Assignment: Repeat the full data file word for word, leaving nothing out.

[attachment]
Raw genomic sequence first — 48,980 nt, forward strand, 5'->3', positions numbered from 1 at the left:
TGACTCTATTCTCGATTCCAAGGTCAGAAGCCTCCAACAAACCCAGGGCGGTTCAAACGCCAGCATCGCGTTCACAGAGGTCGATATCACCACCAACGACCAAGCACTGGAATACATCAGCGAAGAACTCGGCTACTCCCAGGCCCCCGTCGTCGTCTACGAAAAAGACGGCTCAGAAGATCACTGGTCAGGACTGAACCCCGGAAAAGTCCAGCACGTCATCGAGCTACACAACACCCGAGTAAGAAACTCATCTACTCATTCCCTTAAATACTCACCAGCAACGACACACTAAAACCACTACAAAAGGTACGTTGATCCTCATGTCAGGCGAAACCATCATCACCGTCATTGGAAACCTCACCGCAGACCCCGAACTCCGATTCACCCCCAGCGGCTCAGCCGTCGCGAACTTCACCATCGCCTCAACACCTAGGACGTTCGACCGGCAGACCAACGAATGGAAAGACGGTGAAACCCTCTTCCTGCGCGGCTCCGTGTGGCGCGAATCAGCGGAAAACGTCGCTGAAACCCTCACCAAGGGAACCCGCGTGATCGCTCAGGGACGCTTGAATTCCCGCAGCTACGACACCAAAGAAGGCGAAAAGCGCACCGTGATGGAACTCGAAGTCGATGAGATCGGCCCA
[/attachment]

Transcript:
Raw genomic sequence first — 48,980 nt, forward strand, 5'->3', positions numbered from 1 at the left:
TGACTCTATTCTCGATTCCAAGGTCAGAAGCCTCCAACAAACCCAGGGCGGTTCAAACGCCAGCATCGCGTTCACAGAGGTCGATATCACCACCAACGACCAAGCACTGGAATACATCAGCGAAGAACTCGGCTACTCCCAGGCCCCCGTCGTCGTCTACGAAAAAGACGGCTCAGAAGATCACTGGTCAGGACTGAACCCCGGAAAAGTCCAGCACGTCATCGAGCTACACAACACCCGAGTAAGAAACTCATCTACTCATTCCCTTAAATACTCACCAGCAACGACACACTAAAACCACTACAAAAGGTACGTTGATCCTCATGTCAGGCGAAACCATCATCACCGTCATTGGAAACCTCACCGCAGACCCCGAACTCCGATTCACCCCCAGCGGCTCAGCCGTCGCGAACTTCACCATCGCCTCAACACCTAGGACGTTCGACCGGCAGACCAACGAATGGAAAGACGGTGAAACCCTCTTCCTGCGCGGCTCCGTGTGGCGCGAATCAGCGGAAAACGTCGCTGAAACCCTCACCAAGGGAACCCGCGTGATCGCTCAGGGACGCTTGAATTCCCGCAGCTACGACACCAAAGAAGGCGAAAAGCGCACCGTGATGGAACTCGAAGTCGATGAGATCGGCCCA